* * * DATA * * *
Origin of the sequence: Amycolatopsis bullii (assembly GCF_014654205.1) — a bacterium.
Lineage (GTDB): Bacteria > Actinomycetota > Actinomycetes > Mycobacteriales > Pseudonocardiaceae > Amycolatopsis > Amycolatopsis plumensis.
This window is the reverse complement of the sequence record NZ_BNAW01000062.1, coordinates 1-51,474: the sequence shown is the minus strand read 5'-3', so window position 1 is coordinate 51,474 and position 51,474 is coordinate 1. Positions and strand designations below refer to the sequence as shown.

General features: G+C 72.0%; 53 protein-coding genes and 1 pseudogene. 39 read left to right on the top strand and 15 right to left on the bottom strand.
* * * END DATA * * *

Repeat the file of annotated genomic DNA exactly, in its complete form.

Origin of the sequence: Amycolatopsis bullii (assembly GCF_014654205.1) — a bacterium.
Lineage (GTDB): Bacteria > Actinomycetota > Actinomycetes > Mycobacteriales > Pseudonocardiaceae > Amycolatopsis > Amycolatopsis plumensis.
This window is the reverse complement of the sequence record NZ_BNAW01000062.1, coordinates 1-51,474: the sequence shown is the minus strand read 5'-3', so window position 1 is coordinate 51,474 and position 51,474 is coordinate 1. Positions and strand designations below refer to the sequence as shown.

General features: G+C 72.0%; 53 protein-coding genes and 1 pseudogene. 39 read left to right on the top strand and 15 right to left on the bottom strand.